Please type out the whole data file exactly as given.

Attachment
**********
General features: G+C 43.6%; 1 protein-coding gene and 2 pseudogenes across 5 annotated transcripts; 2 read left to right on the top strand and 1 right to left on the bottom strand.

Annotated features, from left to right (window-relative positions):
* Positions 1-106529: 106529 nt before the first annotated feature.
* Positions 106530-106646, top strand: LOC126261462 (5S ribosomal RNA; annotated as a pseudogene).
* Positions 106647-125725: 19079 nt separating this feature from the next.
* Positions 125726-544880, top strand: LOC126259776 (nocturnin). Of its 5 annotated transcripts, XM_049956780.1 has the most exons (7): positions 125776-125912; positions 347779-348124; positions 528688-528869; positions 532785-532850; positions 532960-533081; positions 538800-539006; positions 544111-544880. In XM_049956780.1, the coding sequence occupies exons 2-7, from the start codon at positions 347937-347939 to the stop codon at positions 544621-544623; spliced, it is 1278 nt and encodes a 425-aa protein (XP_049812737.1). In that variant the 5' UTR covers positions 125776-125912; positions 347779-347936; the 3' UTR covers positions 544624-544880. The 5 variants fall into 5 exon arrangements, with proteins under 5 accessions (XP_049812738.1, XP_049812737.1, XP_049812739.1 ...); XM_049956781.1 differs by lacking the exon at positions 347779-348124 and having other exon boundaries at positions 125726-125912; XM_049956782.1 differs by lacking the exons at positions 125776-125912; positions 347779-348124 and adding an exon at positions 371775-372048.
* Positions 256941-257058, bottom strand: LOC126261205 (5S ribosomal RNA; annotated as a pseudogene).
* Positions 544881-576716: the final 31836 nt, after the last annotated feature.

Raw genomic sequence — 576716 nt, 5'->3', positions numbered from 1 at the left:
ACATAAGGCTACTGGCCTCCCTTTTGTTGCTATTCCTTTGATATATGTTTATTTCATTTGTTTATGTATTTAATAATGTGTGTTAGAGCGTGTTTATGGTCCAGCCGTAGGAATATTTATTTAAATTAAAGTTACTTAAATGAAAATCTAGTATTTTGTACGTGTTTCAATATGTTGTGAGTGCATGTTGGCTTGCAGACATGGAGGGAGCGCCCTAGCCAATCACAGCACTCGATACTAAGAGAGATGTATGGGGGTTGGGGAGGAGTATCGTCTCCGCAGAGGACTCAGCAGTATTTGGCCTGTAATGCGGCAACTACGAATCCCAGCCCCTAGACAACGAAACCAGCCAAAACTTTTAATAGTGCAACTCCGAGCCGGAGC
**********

General features: G+C 43.6%; 1 protein-coding gene and 2 pseudogenes across 5 annotated transcripts; 2 read left to right on the top strand and 1 right to left on the bottom strand.

Annotated features, from left to right (window-relative positions):
* Positions 1-106529: 106529 nt before the first annotated feature.
* Positions 106530-106646, top strand: LOC126261462 (5S ribosomal RNA; annotated as a pseudogene).
* Positions 106647-125725: 19079 nt separating this feature from the next.
* Positions 125726-544880, top strand: LOC126259776 (nocturnin). Of its 5 annotated transcripts, XM_049956780.1 has the most exons (7): positions 125776-125912; positions 347779-348124; positions 528688-528869; positions 532785-532850; positions 532960-533081; positions 538800-539006; positions 544111-544880. In XM_049956780.1, the coding sequence occupies exons 2-7, from the start codon at positions 347937-347939 to the stop codon at positions 544621-544623; spliced, it is 1278 nt and encodes a 425-aa protein (XP_049812737.1). In that variant the 5' UTR covers positions 125776-125912; positions 347779-347936; the 3' UTR covers positions 544624-544880. The 5 variants fall into 5 exon arrangements, with proteins under 5 accessions (XP_049812738.1, XP_049812737.1, XP_049812739.1 ...); XM_049956781.1 differs by lacking the exon at positions 347779-348124 and having other exon boundaries at positions 125726-125912; XM_049956782.1 differs by lacking the exons at positions 125776-125912; positions 347779-348124 and adding an exon at positions 371775-372048.
* Positions 256941-257058, bottom strand: LOC126261205 (5S ribosomal RNA; annotated as a pseudogene).
* Positions 544881-576716: the final 31836 nt, after the last annotated feature.

Raw genomic sequence — 576716 nt, 5'->3', positions numbered from 1 at the left:
ACATAAGGCTACTGGCCTCCCTTTTGTTGCTATTCCTTTGATATATGTTTATTTCATTTGTTTATGTATTTAATAATGTGTGTTAGAGCGTGTTTATGGTCCAGCCGTAGGAATATTTATTTAAATTAAAGTTACTTAAATGAAAATCTAGTATTTTGTACGTGTTTCAATATGTTGTGAGTGCATGTTGGCTTGCAGACATGGAGGGAGCGCCCTAGCCAATCACAGCACTCGATACTAAGAGAGATGTATGGGGGTTGGGGAGGAGTATCGTCTCCGCAGAGGACTCAGCAGTATTTGGCCTGTAATGCGGCAACTACGAATCCCAGCCCCTAGACAACGAAACCAGCCAAAACTTTTAATAGTGCAACTCCGAGCCGGAGC